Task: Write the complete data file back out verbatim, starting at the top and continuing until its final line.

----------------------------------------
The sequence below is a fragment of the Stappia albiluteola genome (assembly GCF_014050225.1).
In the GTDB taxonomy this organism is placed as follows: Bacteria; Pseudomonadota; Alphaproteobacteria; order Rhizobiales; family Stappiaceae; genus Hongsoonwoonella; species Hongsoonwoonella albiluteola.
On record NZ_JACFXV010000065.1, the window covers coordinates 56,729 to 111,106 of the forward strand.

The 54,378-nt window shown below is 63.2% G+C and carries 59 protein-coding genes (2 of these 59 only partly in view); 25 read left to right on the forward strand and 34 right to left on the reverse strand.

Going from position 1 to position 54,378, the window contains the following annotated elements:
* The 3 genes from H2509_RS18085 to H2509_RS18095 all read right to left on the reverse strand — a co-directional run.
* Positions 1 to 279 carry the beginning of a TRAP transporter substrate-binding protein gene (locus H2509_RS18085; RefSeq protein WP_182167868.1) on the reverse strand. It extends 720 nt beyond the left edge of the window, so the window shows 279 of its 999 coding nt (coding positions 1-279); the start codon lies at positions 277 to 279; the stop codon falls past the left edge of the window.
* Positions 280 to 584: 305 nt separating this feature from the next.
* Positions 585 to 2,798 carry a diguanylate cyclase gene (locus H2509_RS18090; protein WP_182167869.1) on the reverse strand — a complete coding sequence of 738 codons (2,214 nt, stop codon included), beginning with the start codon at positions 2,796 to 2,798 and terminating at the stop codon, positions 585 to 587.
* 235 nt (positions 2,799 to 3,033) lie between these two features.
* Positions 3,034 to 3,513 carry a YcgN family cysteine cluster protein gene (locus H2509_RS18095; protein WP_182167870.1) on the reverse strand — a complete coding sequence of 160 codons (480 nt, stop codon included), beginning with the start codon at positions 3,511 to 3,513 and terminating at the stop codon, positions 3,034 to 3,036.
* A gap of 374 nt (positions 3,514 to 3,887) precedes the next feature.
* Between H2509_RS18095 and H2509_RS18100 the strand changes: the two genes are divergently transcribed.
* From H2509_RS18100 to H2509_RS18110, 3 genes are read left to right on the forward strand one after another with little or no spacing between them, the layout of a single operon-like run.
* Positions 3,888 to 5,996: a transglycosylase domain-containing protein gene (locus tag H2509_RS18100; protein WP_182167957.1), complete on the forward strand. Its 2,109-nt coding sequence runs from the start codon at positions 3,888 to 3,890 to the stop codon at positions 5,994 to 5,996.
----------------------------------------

The sequence below is a fragment of the Stappia albiluteola genome (assembly GCF_014050225.1).
In the GTDB taxonomy this organism is placed as follows: Bacteria; Pseudomonadota; Alphaproteobacteria; order Rhizobiales; family Stappiaceae; genus Hongsoonwoonella; species Hongsoonwoonella albiluteola.
On record NZ_JACFXV010000065.1, the window covers coordinates 56,729 to 111,106 of the forward strand.

The 54,378-nt window shown below is 63.2% G+C and carries 59 protein-coding genes (2 of these 59 only partly in view); 25 read left to right on the forward strand and 34 right to left on the reverse strand.

Going from position 1 to position 54,378, the window contains the following annotated elements:
* The 3 genes from H2509_RS18085 to H2509_RS18095 all read right to left on the reverse strand — a co-directional run.
* Positions 1 to 279 carry the beginning of a TRAP transporter substrate-binding protein gene (locus H2509_RS18085; RefSeq protein WP_182167868.1) on the reverse strand. It extends 720 nt beyond the left edge of the window, so the window shows 279 of its 999 coding nt (coding positions 1-279); the start codon lies at positions 277 to 279; the stop codon falls past the left edge of the window.
* Positions 280 to 584: 305 nt separating this feature from the next.
* Positions 585 to 2,798 carry a diguanylate cyclase gene (locus H2509_RS18090; protein WP_182167869.1) on the reverse strand — a complete coding sequence of 738 codons (2,214 nt, stop codon included), beginning with the start codon at positions 2,796 to 2,798 and terminating at the stop codon, positions 585 to 587.
* 235 nt (positions 2,799 to 3,033) lie between these two features.
* Positions 3,034 to 3,513 carry a YcgN family cysteine cluster protein gene (locus H2509_RS18095; protein WP_182167870.1) on the reverse strand — a complete coding sequence of 160 codons (480 nt, stop codon included), beginning with the start codon at positions 3,511 to 3,513 and terminating at the stop codon, positions 3,034 to 3,036.
* A gap of 374 nt (positions 3,514 to 3,887) precedes the next feature.
* Between H2509_RS18095 and H2509_RS18100 the strand changes: the two genes are divergently transcribed.
* From H2509_RS18100 to H2509_RS18110, 3 genes are read left to right on the forward strand one after another with little or no spacing between them, the layout of a single operon-like run.
* Positions 3,888 to 5,996: a transglycosylase domain-containing protein gene (locus tag H2509_RS18100; protein WP_182167957.1), complete on the forward strand. Its 2,109-nt coding sequence runs from the start codon at positions 3,888 to 3,890 to the stop codon at positions 5,994 to 5,996.